The majority in the state Senate wants to close Fircrest School. But all RHCs are targets.
Tell your senator to stand up for Fircrest School and all residential habilitation centers (RHCs). If they close Fircrest School, they'll come after Rainier School, Lakeland Village, Yakima Valley School and SOLAs, too.
The Senate Republicans' budget (SB 5048) would start the closure of Fircrest School, along with another bill (SB 5594). Closing Fircrest or any RHC harms persons with disabilities, erases the continuum of care for residents and will lead to "transfer trauma" when residents are moved against their will - depression, regression, disorientation, injury and even death.
Saving Fircrest School and all RHCs is a life-or-death matter.
Instead, we need more support for RHCs. For instance, RHCs have untapped potential for respite care. RHCs and SOLAs offer a stable workforce. And supporting RHCs and honoring the wishes of their residents to stay is in line with the U.S. Supreme Court's Olmstead decision. One good bill that supports RHCs is SB 5646. It stops the slow closure of Yakima Valley School enacted in 2011. It's a model to follow at all RHCs.
Stop closure of Fircrest School; OPPOSE SB 5048 & SB 5594. Fund RHCs; SUPPORT SB 5646
FACT #1 RHCs are a vital service in the continuum of care for people with intensive physical, medical and behavioral needs. State-operated Residential Habilitation Centers (RHCs) are campus-based, full-service, therapeutic communities especially for people with intellectual developmental disabilities.
FACT #2 RHCs offer a vital safety net for people in the community-at-large, in three ways. First, RHCs provide comprehensive stabilization services for people who go into crisis. Second, they offer temporary care for those whose community-at-large homes are shut down. Third, they provide expert respite care to relieve the burden on families caring for loved ones at home.
FACT #3 RHCs like Fircrest School and State-Operated Living Alternatives have a stable workforce. That's not true in community settings. Many studies indicate that the staff turnover rate in such private community settings is up to 70% -- that is not continuum of care and that does not lead to success for the people we care for.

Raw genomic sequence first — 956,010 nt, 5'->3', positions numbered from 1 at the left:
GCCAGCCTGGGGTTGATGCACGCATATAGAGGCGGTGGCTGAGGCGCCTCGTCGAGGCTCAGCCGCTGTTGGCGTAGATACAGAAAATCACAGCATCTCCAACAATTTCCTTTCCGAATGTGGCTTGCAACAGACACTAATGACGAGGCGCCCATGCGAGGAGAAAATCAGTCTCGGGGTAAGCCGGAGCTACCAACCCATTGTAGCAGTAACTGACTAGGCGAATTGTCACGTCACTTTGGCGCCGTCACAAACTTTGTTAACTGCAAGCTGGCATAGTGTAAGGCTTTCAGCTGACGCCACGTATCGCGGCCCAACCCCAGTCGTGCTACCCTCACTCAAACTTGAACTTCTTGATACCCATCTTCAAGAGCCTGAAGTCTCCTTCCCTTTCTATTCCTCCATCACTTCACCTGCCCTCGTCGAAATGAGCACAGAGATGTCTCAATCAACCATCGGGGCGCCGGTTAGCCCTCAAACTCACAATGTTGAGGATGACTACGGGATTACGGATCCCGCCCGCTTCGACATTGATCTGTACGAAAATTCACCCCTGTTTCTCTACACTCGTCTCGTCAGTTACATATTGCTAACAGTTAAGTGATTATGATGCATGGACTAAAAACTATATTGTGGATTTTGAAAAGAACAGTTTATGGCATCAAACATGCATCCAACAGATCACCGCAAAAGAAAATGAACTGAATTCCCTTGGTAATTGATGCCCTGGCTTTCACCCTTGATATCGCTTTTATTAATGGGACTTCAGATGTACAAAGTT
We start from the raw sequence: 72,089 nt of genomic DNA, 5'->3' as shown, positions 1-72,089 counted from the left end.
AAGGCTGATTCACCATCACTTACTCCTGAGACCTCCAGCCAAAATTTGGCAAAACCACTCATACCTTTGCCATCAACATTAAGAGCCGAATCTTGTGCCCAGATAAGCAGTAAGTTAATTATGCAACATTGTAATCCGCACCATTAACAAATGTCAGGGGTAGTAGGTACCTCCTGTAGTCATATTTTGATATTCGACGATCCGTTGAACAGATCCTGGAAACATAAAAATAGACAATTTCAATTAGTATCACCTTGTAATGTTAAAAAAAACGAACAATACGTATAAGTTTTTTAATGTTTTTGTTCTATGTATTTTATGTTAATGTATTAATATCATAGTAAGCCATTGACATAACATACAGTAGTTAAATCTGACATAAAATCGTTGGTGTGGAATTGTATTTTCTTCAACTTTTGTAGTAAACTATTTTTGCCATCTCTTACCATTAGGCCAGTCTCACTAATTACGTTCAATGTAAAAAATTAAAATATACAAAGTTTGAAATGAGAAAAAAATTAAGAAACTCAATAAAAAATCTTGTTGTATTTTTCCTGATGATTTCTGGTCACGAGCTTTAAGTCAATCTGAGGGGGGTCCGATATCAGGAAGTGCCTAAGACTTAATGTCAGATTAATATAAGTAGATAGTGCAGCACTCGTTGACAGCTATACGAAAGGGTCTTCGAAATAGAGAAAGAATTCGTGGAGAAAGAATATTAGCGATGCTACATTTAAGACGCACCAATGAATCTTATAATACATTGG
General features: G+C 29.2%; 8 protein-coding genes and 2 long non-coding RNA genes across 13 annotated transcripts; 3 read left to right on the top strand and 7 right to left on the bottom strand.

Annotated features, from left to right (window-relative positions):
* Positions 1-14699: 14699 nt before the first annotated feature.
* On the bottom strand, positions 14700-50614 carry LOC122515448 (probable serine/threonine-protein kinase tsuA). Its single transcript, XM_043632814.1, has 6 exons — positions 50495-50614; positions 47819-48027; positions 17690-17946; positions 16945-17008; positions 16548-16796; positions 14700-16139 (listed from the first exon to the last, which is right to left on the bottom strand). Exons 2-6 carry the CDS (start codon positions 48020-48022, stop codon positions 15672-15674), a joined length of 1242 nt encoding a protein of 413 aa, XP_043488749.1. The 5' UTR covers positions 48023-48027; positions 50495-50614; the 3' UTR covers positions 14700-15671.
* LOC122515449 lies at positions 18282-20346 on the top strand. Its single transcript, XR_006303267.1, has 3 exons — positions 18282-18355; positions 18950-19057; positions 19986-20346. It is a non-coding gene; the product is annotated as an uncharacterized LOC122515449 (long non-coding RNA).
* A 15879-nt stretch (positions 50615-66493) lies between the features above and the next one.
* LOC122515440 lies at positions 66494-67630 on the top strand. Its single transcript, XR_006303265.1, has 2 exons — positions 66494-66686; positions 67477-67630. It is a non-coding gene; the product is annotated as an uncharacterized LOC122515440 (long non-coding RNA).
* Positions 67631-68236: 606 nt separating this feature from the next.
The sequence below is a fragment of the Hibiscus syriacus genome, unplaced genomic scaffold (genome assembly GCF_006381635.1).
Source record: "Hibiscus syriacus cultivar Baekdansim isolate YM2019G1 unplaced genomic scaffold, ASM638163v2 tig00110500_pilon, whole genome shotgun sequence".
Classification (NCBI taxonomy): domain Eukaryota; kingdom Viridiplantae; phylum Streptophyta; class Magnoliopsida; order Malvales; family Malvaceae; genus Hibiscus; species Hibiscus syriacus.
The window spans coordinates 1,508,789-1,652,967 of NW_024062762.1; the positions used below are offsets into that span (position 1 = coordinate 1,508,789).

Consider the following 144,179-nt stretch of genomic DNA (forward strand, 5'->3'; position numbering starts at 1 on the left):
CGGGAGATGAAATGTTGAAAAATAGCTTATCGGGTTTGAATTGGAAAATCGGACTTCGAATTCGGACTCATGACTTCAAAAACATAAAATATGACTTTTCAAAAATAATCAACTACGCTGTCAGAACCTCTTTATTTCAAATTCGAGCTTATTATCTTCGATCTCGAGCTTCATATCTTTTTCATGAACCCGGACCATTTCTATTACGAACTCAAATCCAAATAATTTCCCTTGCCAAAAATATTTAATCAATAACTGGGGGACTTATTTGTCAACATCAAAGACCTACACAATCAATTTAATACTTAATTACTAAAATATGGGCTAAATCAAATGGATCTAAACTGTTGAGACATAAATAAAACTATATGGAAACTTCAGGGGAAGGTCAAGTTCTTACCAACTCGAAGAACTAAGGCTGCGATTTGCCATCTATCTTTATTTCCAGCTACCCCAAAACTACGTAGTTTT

FACT #4 There really are no adequate alternatives for Fircrest residents. RHCs provide a cost-effective option: continuum of care, costs same or lower than community settings.
FACT #5 Close internal oversight and strict annual audits ensure RHC residents receive the highest standard of care. There is no such assurance for protection or high standard of care for people with intellectual developmental disabilities who live in the community-at-large.
FACT #6 All four of Washington's RHCs are needed and must be kept open. Article 13 of the Washington State Constitution requires the state to "foster and support" RHCs.
FACT #7 The Supreme Court Olmstead decision affirms that people have the right to choose an RHC if that is the best residential option to meet their needs.
FACT #8 People requesting admission to RHCs in Washington state are routinely denied. They are told by DSHS to seek placement in community-at-large settings, even when there is room in the RHCs and no appropriate care available in the community-at-large. Allowing more admissions to RHCs would bring economies-of-scale and further reduce the per person cost.
FACT #9 RHCs have untapped potential for respite care. For instance, an increase in autism has led to many young adults with significant behavioral challenges; expanding RHCsâ?? respite potential will give parents caring for children with autism a needed rest.
FACT #10 Moving residents out of RHCs has resulted in depression, regression, disorientation, injury and death. This is called "transfer trauma." It is now happening nationwide. According to Wisconsin Relocation Ombudsman Specialist Tom LaDuke, transfer trauma is a term that is used to describe physical, mental, and emotional changes that occur in residents of institutional settings who are moved from one place to another. During the last attempt to close Fircrest, parent Jeanelle Baldwin talked about the tragic death of her daughter Sherry Baldwin, who was forced out of Fircrest School after a too-short emergency stay: "Sherry would die a week later after being evicted by the same (private) community setting because she was too difficult to care for....The closing of Fircrest will divide and conquer. It will scatter its clients like my daughter's ashes, to the wind."
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Washington Federation of State Employees
1212 Jefferson Street SE #300
Olympia, WA 98501